Melodifestivalen’s final semi ended in best case scenario-style for this Måns Zelmerlöw/boyband enthusiast. Mr. Zelmerlöw went direkt with the refreshing anti-Saade package of Heroes, his staging so minimalist yet mind-blowing, it was obvious he’s in it to win it, without it being too obvious (Mr. Saade should be taking notes). Joining MZW was the act I was just hoping would squeeze into Andra Chansen – JTR! Having followed them since their X Factor Australia days, trust me when I say the boys have come very far since then, and not just geographically. I still can’t believe they made the final, and while I don’t expect them to trouble the top of the scoreboard there, I am SO happy for them right now.
Oh, and Dinah Nah/Hasse Andersson are the final pair heading off to AC.
Now, for that Finnish rant I promised…
Finland’s choice: Weird or wonderful, ‘Wow!’ or ‘WTF?’
The hottest debate of the Eurovision year so far is the one still raging over Finland’s choice. My own initial reaction involved profanity, for which I blame shock. Shock at a song I never saw as a true UMK contender ending the evening victorious.
Reading everyone else’s reactions web-wide, you can find those who appreciate the punk genre and the message of Aina Mun Pitää; those who believe all the haters are being prejudiced towards PKN themselves; those who are prejudiced; and those who like the band but not the song. After learning a little more about PKN through these comments, I still find myself pitching my tent in the latter camp.
When it comes to Eurovision performers, I’m not fussy. I believe anyone, of any gender, culture, background, sexuality, height, age or disability status should have the right to compete, and feel accepted when they do. But if the song they are bringing with them isn’t to my taste, I’m not going to patronise that artist by pretending otherwise. As someone who can vote this year (I’m still wrapping my head around that!) I will not be voting for Finland, because I do not like PKN’s song. Based on what the guys have stated to the media, they would be fine with that. They don’t want sympathy votes.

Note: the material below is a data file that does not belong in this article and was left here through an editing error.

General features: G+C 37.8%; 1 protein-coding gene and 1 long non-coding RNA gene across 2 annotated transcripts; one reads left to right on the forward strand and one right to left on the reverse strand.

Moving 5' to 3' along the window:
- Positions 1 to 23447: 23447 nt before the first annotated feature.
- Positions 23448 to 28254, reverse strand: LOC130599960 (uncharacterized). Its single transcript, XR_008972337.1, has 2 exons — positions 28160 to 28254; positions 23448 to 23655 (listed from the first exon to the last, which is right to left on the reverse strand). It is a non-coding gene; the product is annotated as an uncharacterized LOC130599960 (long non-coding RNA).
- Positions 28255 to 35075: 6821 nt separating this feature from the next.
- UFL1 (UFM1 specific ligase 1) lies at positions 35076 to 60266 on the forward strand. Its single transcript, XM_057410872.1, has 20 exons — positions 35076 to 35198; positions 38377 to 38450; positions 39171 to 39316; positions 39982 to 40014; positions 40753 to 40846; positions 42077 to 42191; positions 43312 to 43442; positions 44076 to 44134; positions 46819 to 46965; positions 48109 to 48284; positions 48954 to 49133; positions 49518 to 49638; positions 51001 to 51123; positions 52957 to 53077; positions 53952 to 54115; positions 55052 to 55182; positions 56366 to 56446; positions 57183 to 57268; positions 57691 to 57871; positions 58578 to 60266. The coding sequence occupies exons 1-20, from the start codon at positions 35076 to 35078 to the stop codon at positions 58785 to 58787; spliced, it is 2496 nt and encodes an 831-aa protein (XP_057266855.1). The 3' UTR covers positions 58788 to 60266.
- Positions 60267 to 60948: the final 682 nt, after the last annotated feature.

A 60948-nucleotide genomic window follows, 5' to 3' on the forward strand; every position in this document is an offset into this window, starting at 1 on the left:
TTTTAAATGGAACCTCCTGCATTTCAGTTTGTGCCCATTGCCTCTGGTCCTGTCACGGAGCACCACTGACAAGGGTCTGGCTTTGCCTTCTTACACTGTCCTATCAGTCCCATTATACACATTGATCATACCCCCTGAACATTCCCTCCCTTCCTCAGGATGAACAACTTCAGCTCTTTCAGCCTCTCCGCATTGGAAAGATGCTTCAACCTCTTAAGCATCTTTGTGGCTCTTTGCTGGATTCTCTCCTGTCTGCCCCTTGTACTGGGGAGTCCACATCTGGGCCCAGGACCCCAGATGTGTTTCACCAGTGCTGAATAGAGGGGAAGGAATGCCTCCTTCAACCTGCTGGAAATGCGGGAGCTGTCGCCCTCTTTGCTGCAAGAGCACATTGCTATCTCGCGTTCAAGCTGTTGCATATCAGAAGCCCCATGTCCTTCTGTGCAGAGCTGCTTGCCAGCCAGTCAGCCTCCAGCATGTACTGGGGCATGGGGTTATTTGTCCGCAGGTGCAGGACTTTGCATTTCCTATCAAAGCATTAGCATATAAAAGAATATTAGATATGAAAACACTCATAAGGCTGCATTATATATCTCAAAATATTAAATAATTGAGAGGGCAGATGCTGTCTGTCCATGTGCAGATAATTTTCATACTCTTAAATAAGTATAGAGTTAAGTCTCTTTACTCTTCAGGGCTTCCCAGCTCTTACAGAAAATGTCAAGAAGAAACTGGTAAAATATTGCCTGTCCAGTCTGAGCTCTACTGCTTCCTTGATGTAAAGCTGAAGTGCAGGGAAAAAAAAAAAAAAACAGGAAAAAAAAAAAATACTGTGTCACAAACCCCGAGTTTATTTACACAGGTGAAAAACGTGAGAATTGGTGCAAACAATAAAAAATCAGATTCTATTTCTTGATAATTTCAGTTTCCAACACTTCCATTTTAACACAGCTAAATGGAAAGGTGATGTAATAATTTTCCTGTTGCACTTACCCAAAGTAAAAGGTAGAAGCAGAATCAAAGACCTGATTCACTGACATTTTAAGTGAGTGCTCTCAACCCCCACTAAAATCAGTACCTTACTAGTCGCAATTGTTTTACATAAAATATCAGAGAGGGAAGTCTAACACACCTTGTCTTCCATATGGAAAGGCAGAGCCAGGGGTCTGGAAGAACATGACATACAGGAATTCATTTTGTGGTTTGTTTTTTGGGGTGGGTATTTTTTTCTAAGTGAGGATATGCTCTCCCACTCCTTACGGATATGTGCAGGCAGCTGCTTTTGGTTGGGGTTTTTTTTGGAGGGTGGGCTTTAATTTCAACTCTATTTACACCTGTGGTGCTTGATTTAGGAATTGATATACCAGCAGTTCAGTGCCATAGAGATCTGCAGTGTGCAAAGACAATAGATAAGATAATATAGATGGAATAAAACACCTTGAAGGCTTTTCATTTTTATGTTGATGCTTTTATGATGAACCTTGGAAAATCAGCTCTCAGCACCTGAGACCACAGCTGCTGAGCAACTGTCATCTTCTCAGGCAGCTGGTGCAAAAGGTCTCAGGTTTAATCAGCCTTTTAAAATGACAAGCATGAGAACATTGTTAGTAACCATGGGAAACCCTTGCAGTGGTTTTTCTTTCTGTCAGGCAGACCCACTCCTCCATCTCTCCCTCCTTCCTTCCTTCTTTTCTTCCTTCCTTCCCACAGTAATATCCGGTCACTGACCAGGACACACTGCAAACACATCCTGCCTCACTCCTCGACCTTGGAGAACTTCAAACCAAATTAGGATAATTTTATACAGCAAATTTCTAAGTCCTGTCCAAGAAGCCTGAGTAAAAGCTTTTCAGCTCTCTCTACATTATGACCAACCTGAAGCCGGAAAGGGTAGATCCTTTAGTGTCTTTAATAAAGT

That won’t stop them from getting some, and to a point, votes for a performer rather than for their song are part and parcel of Eurovision. We’ve all questioned whether Rise Like A Phoenix would have won the contest if Tom Neuwirth had sung it in a suit; or if any other song that Conchita Wurst had fronted would have won as easily. Of course, any votes Conchita pulled in that were unrelated to her song weren’t sympathy votes. They were personality and “character”-based votes. Had I been able to vote in 2014, I may well have texted a few in for Conchita because I think she’s incredible, and RLAP was a song that suited her perfectly and had a ton of impact.
Finland 2015 differs from Austria 2014 in so many ways. I like PKN as people, and I think it’s so great for them to be making music and getting it out on an international stage. But Aina Mun Pitää is far from being my cup of tea, and I’m glad it’s as short as it is so I don’t have to put up with it for three entire minutes.
We dodged a similar bullet back in Eesti Laul 2013, when Winny Puuh mercifully failed to capture Estonia’s allegiance. But now we’re directly in the line of fire, and there’s no side-stepping. It’s like narrowly missing being hit by a monster truck only to hop back up onto the sidewalk, trip over a crack and break your neck on a fire hydrant (we are clearly in some version of New York where monster trucks are part of routine traffic in this comparison).
So, if you ask me if Finland made the best choice in terms of Eurovision success by picking PKN, I’d say no. I respect that it IS Finland’s choice, and I think the country should be proud to have backed a group of people who can change some perceptions on such a platform. It’s also a positive for Eurovision to feature a wide variety of musical genres, and punk will certainly break up the ballads that are dominating the lineup so far.